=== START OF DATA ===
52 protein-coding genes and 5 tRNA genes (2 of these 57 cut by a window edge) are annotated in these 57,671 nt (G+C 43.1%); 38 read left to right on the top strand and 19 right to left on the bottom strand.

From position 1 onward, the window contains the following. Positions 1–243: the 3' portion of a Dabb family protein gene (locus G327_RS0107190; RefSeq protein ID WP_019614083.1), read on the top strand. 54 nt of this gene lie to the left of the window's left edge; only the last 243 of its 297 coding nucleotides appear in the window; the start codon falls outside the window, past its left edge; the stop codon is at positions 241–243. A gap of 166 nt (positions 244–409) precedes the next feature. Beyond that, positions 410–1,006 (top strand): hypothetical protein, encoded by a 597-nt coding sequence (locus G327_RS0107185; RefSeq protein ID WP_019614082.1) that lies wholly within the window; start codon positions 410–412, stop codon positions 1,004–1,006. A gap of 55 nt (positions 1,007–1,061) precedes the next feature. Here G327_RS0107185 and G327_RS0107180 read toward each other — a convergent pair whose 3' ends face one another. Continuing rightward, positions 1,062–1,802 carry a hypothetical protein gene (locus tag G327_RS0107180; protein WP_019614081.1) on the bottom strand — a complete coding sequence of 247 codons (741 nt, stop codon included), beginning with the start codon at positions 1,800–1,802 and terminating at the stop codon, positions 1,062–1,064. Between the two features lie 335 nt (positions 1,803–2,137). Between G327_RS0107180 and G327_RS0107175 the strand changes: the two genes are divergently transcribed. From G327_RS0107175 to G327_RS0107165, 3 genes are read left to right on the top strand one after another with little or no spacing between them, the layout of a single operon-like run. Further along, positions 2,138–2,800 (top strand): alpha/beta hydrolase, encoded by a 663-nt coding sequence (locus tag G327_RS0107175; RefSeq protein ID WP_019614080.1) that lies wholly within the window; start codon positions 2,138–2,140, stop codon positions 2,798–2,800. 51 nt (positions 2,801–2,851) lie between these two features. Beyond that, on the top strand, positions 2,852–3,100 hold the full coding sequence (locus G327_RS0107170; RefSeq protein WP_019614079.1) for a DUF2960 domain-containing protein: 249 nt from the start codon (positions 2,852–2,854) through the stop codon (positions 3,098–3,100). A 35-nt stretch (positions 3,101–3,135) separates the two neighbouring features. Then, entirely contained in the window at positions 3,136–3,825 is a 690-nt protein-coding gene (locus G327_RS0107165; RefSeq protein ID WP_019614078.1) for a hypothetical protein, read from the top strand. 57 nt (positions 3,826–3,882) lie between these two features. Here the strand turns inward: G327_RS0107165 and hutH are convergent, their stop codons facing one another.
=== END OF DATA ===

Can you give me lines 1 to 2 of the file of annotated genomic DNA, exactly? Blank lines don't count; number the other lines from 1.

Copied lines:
52 protein-coding genes and 5 tRNA genes (2 of these 57 cut by a window edge) are annotated in these 57,671 nt (G+C 43.1%); 38 read left to right on the top strand and 19 right to left on the bottom strand.

From position 1 onward, the window contains the following. Positions 1–243: the 3' portion of a Dabb family protein gene (locus G327_RS0107190; RefSeq protein ID WP_019614083.1), read on the top strand. 54 nt of this gene lie to the left of the window's left edge; only the last 243 of its 297 coding nucleotides appear in the window; the start codon falls outside the window, past its left edge; the stop codon is at positions 241–243. A gap of 166 nt (positions 244–409) precedes the next feature. Beyond that, positions 410–1,006 (top strand): hypothetical protein, encoded by a 597-nt coding sequence (locus G327_RS0107185; RefSeq protein ID WP_019614082.1) that lies wholly within the window; start codon positions 410–412, stop codon positions 1,004–1,006. A gap of 55 nt (positions 1,007–1,061) precedes the next feature. Here G327_RS0107185 and G327_RS0107180 read toward each other — a convergent pair whose 3' ends face one another. Continuing rightward, positions 1,062–1,802 carry a hypothetical protein gene (locus tag G327_RS0107180; protein WP_019614081.1) on the bottom strand — a complete coding sequence of 247 codons (741 nt, stop codon included), beginning with the start codon at positions 1,800–1,802 and terminating at the stop codon, positions 1,062–1,064. Between the two features lie 335 nt (positions 1,803–2,137). Between G327_RS0107180 and G327_RS0107175 the strand changes: the two genes are divergently transcribed. From G327_RS0107175 to G327_RS0107165, 3 genes are read left to right on the top strand one after another with little or no spacing between them, the layout of a single operon-like run. Further along, positions 2,138–2,800 (top strand): alpha/beta hydrolase, encoded by a 663-nt coding sequence (locus tag G327_RS0107175; RefSeq protein ID WP_019614080.1) that lies wholly within the window; start codon positions 2,138–2,140, stop codon positions 2,798–2,800. 51 nt (positions 2,801–2,851) lie between these two features. Beyond that, on the top strand, positions 2,852–3,100 hold the full coding sequence (locus G327_RS0107170; RefSeq protein WP_019614079.1) for a DUF2960 domain-containing protein: 249 nt from the start codon (positions 2,852–2,854) through the stop codon (positions 3,098–3,100). A 35-nt stretch (positions 3,101–3,135) separates the two neighbouring features. Then, entirely contained in the window at positions 3,136–3,825 is a 690-nt protein-coding gene (locus G327_RS0107165; RefSeq protein ID WP_019614078.1) for a hypothetical protein, read from the top strand. 57 nt (positions 3,826–3,882) lie between these two features. Here the strand turns inward: G327_RS0107165 and hutH are convergent, their stop codons facing one another.